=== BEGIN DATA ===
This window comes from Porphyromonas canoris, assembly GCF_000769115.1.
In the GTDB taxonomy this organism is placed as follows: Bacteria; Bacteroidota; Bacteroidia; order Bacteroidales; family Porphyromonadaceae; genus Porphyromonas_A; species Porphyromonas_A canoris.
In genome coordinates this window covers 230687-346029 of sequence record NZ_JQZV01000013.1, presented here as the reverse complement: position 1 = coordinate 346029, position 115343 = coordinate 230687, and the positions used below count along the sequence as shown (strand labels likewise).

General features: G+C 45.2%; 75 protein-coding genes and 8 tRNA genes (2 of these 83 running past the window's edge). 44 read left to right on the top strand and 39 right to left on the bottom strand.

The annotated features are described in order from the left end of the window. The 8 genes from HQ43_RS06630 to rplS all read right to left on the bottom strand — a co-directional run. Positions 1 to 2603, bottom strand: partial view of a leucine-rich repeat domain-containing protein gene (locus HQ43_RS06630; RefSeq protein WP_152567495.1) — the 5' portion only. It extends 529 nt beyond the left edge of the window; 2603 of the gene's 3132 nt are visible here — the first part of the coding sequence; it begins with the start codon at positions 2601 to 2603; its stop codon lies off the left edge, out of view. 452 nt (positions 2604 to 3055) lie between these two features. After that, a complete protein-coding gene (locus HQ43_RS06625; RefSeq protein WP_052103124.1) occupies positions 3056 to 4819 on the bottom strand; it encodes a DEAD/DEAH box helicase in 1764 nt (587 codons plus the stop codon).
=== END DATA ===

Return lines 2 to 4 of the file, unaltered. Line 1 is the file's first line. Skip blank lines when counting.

In the GTDB taxonomy this organism is placed as follows: Bacteria; Bacteroidota; Bacteroidia; order Bacteroidales; family Porphyromonadaceae; genus Porphyromonas_A; species Porphyromonas_A canoris.
In genome coordinates this window covers 230687-346029 of sequence record NZ_JQZV01000013.1, presented here as the reverse complement: position 1 = coordinate 346029, position 115343 = coordinate 230687, and the positions used below count along the sequence as shown (strand labels likewise).

General features: G+C 45.2%; 75 protein-coding genes and 8 tRNA genes (2 of these 83 running past the window's edge). 44 read left to right on the top strand and 39 right to left on the bottom strand.